|> Map.ofList
        )
        .Build()

config.GetSection("Logging").Get<LoggingOptions>()
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We're now supplying a config dictionary that looks correct, it has properties for both of "Logging:Level" and "Logging:Sink", so let's run it and see what the output is.

val it: LoggingOptions = { Level = null
                           Sink = "Console" }
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So we can see here that the binder has silently failed to bind the Level property now that its type is LoggingLevel.

If we want to bind more complex type, we'll first have to bind to a simple type, like a string, and then write a parser ourselves to turn that into a LoggingLevel. That’s a slippery slope because it then probably means having something like a ParsedLoggingConfig which we create from the more loosely typed LoggingConfig. Resulting in us needing to define a fair amount of config parsing “boilerplate” anyway.

Problem 3: Parse, don't validate

The defacto binder doesn't really give us much help when our configuration is faulty. We can write some options validators and wire these up with DI, but as Alexis King has taught us - parse, don't validate.

In short, "parse, don't validate" tells us that it's better to parse data into a type, that once constructed must be valid, than it is to read the data into a more loosely typed object and then run some post-validation actions over the values to make sure they're correct. The primary reason being that if we know that our type only permits valid values, then we no longer have to wonder whether or not it's already been validated.

The defacto configuration binder doesn't make it easy to adhere to this. It's easy to forget to register a validator for the options and then when they're accessed at runtime we instead get a rather unhelpful null value, like we observed earlier. What we'd prefer is for the compiler to prevent us from making such a mistake, by enforcing validation through the type system.

To give a specific example, let's imagine we want to be able to restrict the logging level to only have the values, "Info", "Debug", "Warning" and "Error". We've already seen we can't use a DU to model this. So we have no way of knowing whether or not Level is valid when we come to use it, all we know is that it's a string. So if we want to be sure, we're forced to keep validating the logging level at every point of use.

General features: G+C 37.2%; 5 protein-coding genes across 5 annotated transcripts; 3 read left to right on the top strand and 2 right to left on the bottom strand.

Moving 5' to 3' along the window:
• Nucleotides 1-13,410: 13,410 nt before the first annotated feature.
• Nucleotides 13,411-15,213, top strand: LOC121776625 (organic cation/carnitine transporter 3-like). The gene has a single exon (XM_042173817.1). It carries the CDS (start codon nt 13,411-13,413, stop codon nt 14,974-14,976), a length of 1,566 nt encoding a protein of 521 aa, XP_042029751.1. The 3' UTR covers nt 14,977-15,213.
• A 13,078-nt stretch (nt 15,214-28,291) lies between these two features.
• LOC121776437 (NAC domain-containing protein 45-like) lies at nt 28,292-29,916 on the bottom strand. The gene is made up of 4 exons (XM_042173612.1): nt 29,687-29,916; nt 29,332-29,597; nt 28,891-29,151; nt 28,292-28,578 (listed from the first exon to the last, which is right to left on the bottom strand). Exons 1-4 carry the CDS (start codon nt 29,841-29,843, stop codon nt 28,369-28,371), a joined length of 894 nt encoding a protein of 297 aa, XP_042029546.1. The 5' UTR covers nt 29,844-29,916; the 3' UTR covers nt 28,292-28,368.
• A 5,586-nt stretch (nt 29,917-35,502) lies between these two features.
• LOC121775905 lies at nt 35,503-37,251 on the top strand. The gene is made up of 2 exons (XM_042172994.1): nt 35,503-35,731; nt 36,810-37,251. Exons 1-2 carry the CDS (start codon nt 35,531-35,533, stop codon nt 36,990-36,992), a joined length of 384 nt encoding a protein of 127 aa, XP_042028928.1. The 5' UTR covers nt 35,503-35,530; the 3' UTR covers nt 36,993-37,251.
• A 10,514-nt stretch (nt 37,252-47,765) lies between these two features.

A better binder for F#

Given these shortcomings we decided to write our own config binder with the following design goals in mind:

  1. Binding failures should be expected and be reflected in the type returned from the binder. We should be made to deal with the unhappy path.
  2. Binding should not break immutability.
  3. Binding should work for all types including complex user defined types.
  4. Binding should be composable, such that if I can bind a type X which is then later used within Y, I should be able to reuse the binder for X when defining the binder for Y.
  5. Error reporting should be greedy and descriptive so that developers can quickly fix as many errors as possible when binding fails.

To that end we opted to write a binder that didn't use any reflection. The trade-off we're making here is that we're forced to be much more explicit when we bind a type and so we end up with what some people might consider to be boilerplate. However, we'd personally rather have code that is explicit than have to read through documentation to discover the implicit behaviours of something magic, because when the magic thing breaks we usually spend more time debugging that than we would have spent writing the explicit "boilerplate" to begin with.

Also, thanks to the composable nature of functional programming languages and the power of F#'s computation expressions it's possible to be both explicit and terse. It's probably best appreciated with an example. So let's see how we'd bind the above LoggingOptions using our new approach.

#r "nuget: Symbolica.Extensions.Configuration.FSharp"

open Microsoft.Extensions.Configuration
open Symbolica.Extensions.Configuration.FSharp

[<RequireQualifiedAccess>]
type LogLevel =
    | Debug
    | Info
    | Warning
    | Error

module LogLevel =
    let bind =
        Binder(